Scary Endings

My kids have always “scared easy.”  I remember having to sit outside in the movie theater lobby with their trembling lower lips during the scary parts of “Cars”.  What scary parts you ask?  EXACTLY.

The Three Little Pigs, Watered Down

I’ve discovered something though.  They are okay with a little bit of scary as long as justice is served at the end.  It’s the scary endings they can’t handle.  For years I read them a version of The Three Little Pigs that I figured would be a bit less scary for them.  You know, the one where each little pig runs off to his brother’s house to find safety, and then at the end the wolf isn’t really so big and so bad anymore, and ends up just running away when he can’t get into the brick house.  Of course, not before he burns his behind and runs off howling.  This watered down version attempted to remove the violence and scary parts of the story.

Image from Wikimedia Commons, public domain

The Three Little Pigs, For Real

Some years later, when I thought they were ready, I read them the real tale.  In this version each unwise little pig gets swiftly eaten until only the wise third pig is left, safe in his brick home.  When the big bad wolf can’t blow his house down he comes down the chimney, falls into a pot of boiling water, and gets cooked for the pig’s supper!  In this version the big bad wolf is the only thing that gets watered down.

Image from Wikimedia Commons, public domain

I wondered how my faint-hearted, Cars-fearing children would do when presented with this tale.  They shocked me.  I saw no fear, only signs of relief.  “Phew.  Finally, the pig took care of that big bad wolf.”  They were less scared now than they were with the watered-down version!  They were actually relieved to have witnessed the demise of the evil, big bad wolf.  They needed the comfort of knowing that the big bad wolf would not be huffing and puffing at our front door.

Stories Are Reflections of the Reality of the World

When you have an archetype of a character that represents evil and bad, it’s not so frightening to have them killed, psychologically speaking.  The more frightening thing for them was having the wolf live on, lying in wait for his next victim.  Justice served makes the story less scary.

Kids instinctively know that evil and danger are a real part of this world.  They want the comfort of knowing that in the end evil will be defeated.  Equally important is understanding that their own choices can protect them from danger.  Notice that in the watered down version, no one has control over his fate.  Things just happen to them.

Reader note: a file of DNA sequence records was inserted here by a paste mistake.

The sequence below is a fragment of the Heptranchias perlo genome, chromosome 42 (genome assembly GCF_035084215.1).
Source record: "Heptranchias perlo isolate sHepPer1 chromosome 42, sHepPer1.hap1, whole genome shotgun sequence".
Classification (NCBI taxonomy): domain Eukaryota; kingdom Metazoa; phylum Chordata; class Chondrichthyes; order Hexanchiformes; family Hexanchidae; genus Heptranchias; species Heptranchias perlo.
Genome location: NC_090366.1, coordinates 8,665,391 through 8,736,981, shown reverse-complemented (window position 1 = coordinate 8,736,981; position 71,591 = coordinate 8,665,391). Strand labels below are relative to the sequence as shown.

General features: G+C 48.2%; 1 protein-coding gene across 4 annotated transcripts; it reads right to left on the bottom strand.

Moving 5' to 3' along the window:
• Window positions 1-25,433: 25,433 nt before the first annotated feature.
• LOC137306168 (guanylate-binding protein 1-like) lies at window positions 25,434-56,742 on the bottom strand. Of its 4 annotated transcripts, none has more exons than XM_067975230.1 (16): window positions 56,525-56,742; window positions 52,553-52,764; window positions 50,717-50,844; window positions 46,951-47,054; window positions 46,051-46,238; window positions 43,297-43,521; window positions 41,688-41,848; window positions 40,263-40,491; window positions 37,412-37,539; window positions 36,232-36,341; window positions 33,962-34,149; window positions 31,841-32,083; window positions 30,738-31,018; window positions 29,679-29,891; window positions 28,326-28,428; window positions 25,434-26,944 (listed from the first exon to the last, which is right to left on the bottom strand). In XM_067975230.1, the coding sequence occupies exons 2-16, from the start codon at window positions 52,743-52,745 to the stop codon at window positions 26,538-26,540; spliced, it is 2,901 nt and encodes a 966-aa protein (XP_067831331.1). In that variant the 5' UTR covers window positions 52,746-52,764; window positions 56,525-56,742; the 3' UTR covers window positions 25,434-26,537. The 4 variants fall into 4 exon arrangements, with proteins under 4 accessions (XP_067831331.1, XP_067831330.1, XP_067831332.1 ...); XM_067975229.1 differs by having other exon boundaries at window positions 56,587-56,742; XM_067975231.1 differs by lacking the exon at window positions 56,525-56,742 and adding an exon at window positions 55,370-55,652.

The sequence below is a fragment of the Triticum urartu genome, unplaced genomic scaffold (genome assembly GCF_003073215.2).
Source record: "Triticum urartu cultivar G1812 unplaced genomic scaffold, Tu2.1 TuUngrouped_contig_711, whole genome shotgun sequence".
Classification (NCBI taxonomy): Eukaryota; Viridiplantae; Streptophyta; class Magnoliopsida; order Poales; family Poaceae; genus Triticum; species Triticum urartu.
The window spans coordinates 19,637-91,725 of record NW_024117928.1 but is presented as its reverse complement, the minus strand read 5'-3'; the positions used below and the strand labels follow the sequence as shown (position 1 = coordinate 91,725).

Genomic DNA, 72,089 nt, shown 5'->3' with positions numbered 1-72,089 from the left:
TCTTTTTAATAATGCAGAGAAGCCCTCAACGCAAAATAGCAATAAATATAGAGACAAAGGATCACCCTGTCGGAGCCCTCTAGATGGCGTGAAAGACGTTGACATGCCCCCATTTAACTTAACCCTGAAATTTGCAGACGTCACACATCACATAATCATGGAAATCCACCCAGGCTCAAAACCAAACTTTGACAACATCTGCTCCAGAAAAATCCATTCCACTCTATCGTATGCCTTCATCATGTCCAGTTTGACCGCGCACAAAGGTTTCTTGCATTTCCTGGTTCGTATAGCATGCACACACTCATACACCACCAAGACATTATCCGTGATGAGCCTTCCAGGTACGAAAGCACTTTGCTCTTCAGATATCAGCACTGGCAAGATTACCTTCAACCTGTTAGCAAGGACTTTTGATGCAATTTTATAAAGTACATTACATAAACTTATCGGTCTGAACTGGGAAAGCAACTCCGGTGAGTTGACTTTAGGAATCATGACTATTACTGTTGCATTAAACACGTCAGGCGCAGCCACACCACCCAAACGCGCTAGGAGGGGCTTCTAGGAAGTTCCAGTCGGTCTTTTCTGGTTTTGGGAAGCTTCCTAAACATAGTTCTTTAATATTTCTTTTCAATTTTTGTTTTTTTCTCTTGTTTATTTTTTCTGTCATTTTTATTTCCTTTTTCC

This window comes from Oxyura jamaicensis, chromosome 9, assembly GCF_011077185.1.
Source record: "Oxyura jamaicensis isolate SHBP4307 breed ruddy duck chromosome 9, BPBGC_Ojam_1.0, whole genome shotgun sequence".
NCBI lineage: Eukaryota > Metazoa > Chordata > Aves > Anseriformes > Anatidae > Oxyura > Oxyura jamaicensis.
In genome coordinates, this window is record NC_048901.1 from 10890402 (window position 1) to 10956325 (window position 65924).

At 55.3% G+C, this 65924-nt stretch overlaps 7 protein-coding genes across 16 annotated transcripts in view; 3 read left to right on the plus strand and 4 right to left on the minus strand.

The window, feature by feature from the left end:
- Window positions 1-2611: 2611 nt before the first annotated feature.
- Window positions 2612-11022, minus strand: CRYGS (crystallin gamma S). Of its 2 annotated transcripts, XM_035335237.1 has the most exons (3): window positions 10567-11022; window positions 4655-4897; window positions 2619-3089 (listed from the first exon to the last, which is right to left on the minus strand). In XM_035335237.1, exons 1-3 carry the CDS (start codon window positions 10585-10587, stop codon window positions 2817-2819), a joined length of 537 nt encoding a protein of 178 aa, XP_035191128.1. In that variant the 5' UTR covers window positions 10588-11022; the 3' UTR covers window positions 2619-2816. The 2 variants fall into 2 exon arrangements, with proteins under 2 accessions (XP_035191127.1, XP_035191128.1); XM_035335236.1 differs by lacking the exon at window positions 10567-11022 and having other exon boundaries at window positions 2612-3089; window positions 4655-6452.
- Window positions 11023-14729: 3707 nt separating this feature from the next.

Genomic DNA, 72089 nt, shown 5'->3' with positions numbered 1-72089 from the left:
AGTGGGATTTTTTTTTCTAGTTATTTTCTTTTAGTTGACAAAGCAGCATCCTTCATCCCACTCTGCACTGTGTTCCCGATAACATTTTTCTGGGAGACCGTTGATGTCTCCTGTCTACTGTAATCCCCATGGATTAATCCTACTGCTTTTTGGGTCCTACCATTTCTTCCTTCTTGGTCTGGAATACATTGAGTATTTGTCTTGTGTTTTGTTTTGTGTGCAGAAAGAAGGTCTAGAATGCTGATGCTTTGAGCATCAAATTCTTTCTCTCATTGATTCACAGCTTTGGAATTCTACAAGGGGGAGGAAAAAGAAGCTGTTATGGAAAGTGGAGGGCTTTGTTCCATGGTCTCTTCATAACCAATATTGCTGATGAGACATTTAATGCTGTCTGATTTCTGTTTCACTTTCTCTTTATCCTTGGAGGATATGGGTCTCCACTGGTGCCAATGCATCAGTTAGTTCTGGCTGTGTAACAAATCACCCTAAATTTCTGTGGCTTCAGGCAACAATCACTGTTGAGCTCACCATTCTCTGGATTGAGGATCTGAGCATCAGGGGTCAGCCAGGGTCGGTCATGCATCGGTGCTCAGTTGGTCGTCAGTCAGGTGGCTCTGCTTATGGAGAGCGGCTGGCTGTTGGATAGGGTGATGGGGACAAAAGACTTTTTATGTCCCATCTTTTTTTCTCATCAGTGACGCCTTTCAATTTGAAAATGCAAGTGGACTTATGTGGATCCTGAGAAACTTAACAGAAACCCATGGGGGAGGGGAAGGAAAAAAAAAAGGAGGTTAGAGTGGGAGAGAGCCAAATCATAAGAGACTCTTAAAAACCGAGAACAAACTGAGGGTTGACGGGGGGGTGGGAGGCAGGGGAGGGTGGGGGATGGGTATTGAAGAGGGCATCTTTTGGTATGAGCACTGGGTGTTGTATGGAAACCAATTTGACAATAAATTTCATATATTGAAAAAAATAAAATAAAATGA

Two other related notes

All in all, I have noticed that my kids are more sensitive to what they see than what they read.  Parents, be careful about what your kids watch.  It sticks with them forever, and all those feelings of fear and uncertainty they experience can stick with them too.  Hours in the lobby at the movie theater are better than hours awake in the middle of night dealing with nightmares, I always say.

I believe you should always read and preview what your kids are reading and watching, at least when they are young.  There isn’t a book, website, or show that my young kids watch that I haven’t either watched first or watched with them.  When I did my student teaching in an elementary school classroom I was amazed at my lead teacher; she read every single book that all the kids in her class were reading so she would know what they were reading and be able to spark discussions and ask them questions.  In this sometimes too-scary world, I think that’s a great practice to know what your kids are taking in.

More From Layers of Learning

Want an un-watered down curriculum?  Robust, real, and able to arm your kids for the world?  Take a look at Layers of Learning.

You might also like these other posts about our philosophy on learning and homeschool.

Leave a Reply

Your email address will not be published. Required fields are marked *

This site uses Akismet to reduce spam. Learn how your comment data is processed.